We used to get the Tupamaros stories on the night shift at Agence France-Presse. Reports of urgent, sometmes bloody events would be wired through in Spanish, translated on the French floor, and reach our desk to be retranslated into English. At every step the events moved away from reality. Orchestrated by the Tupamaros for maximum heroic effect, they were transformed into Spanish news rhetoric, into French, into very different English news rhetoric, and then might appear in the columns of Asahi Shimbum, in whatever rhetoric the Japanese use.I like very much the idea of an "impure art" whose job is "to recreate emotional urgency out of fantasy."
Uruguay itself, the poverty brought about by the crash of world wool and meat markets and by the exploitation of the indigenous population by Western financial interests . . . this lay somewhere behind the bravado of exploit you were reporting. Whether the guerrillas were right or wrong--and you were against extremist violence, along with the rhetoric that falsified events at their origin--you might be dreaming quite obliquely, as you tapped the stories out, of how an authentic politics could combine the mildness of a dead baby of yours, dear in memory, with the stern wisdom of elder ministers truly backed by their people.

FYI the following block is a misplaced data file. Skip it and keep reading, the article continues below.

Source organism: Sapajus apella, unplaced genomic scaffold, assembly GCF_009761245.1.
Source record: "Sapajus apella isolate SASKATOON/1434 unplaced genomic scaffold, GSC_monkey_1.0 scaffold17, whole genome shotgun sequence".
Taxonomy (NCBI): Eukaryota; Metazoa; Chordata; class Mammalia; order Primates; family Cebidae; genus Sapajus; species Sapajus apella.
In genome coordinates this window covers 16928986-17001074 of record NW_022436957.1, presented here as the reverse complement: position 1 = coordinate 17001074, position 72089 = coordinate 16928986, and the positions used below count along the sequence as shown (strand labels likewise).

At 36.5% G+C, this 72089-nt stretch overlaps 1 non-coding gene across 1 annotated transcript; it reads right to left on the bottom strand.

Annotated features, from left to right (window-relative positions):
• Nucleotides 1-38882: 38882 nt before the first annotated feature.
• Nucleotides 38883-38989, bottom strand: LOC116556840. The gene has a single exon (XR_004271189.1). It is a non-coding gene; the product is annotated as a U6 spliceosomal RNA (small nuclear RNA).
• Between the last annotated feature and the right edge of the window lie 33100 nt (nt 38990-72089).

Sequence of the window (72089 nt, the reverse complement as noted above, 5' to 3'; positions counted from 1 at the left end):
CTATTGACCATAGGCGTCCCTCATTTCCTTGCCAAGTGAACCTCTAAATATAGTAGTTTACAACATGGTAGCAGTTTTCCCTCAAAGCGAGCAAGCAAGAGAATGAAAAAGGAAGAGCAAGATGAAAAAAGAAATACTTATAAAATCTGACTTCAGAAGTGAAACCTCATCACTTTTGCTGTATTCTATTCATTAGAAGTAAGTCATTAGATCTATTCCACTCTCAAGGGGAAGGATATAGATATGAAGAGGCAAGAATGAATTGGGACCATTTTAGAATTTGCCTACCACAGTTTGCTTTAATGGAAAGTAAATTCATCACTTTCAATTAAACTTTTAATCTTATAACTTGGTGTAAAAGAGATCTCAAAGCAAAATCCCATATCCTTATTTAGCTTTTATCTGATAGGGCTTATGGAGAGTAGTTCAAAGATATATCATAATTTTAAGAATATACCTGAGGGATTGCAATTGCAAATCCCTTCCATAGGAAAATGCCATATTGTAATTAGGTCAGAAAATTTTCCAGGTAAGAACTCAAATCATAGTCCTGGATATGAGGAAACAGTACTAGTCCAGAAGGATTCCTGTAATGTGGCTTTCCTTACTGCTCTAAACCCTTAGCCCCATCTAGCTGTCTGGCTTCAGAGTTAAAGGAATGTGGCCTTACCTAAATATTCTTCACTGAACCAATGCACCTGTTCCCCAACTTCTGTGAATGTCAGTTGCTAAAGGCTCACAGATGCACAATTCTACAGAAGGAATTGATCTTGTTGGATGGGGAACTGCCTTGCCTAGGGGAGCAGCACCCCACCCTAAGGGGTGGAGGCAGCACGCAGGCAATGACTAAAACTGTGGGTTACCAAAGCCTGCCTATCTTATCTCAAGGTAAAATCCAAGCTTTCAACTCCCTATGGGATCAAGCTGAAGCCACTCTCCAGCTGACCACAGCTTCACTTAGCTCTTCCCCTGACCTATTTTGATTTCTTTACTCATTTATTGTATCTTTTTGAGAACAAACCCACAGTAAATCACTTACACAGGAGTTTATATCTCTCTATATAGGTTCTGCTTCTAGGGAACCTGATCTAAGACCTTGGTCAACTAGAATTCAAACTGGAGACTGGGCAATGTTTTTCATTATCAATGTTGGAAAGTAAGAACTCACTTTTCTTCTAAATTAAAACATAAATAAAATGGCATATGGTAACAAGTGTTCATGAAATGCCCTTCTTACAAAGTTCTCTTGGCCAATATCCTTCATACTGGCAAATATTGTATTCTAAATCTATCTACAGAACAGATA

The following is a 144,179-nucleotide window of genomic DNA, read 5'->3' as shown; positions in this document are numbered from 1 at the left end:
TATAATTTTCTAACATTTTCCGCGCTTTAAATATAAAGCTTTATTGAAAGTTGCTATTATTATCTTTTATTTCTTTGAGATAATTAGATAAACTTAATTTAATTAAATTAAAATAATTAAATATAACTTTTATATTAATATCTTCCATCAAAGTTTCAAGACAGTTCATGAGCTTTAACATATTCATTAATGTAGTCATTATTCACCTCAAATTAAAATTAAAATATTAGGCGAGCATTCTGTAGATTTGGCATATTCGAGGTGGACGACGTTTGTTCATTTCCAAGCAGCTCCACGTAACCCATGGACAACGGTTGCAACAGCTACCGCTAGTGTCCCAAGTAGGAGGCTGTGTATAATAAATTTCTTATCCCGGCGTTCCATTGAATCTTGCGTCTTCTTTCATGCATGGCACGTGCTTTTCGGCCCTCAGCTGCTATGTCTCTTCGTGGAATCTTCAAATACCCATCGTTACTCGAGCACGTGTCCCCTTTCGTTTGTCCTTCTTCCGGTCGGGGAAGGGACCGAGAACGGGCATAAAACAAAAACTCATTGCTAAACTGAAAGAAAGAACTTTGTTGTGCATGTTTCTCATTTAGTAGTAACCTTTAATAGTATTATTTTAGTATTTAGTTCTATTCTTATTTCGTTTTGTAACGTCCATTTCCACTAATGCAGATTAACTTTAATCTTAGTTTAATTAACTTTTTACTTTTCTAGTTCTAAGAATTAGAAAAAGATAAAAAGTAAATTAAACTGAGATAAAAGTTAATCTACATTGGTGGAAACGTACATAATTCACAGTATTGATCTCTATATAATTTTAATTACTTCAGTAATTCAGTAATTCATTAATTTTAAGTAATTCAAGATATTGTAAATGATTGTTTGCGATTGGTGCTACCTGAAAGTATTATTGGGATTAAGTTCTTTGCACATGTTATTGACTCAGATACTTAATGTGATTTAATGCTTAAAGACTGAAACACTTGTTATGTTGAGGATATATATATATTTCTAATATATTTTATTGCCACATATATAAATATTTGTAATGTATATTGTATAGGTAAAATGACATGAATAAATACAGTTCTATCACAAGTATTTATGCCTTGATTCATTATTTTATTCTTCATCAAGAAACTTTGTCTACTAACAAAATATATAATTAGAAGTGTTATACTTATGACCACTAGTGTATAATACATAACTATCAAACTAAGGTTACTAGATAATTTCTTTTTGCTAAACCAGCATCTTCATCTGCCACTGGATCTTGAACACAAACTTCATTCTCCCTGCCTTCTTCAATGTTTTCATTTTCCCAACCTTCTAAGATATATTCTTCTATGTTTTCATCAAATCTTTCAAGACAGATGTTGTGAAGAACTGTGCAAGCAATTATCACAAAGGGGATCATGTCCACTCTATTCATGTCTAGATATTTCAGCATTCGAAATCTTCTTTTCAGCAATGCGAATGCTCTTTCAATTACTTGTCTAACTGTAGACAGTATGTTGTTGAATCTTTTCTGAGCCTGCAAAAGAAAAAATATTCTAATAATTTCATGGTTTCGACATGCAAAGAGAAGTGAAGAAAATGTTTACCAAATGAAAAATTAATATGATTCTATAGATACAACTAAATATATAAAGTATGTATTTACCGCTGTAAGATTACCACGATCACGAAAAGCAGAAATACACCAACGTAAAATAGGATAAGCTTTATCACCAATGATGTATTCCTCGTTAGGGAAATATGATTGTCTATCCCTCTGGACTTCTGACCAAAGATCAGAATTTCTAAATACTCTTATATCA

In Pando the Tupamaros seized the police and fire stations, the telephone exchange and three banks, before trying to escape as the police closed in on them. These movements could be plotted on to paper, already with some inaccuracy. As the diagrams were plotted, they moved farther away from reality into pictures which both reflected the actual events but were also permitted an infection from personal British fantasy, such as the dead son and your worries about political judgment. Poems emerged, more distorting even than journalism. The final job of this deliberately impure art was to recreate emotional urgency out of fantasy. (214)
For more on the "Diagram Poems," see here. More to come.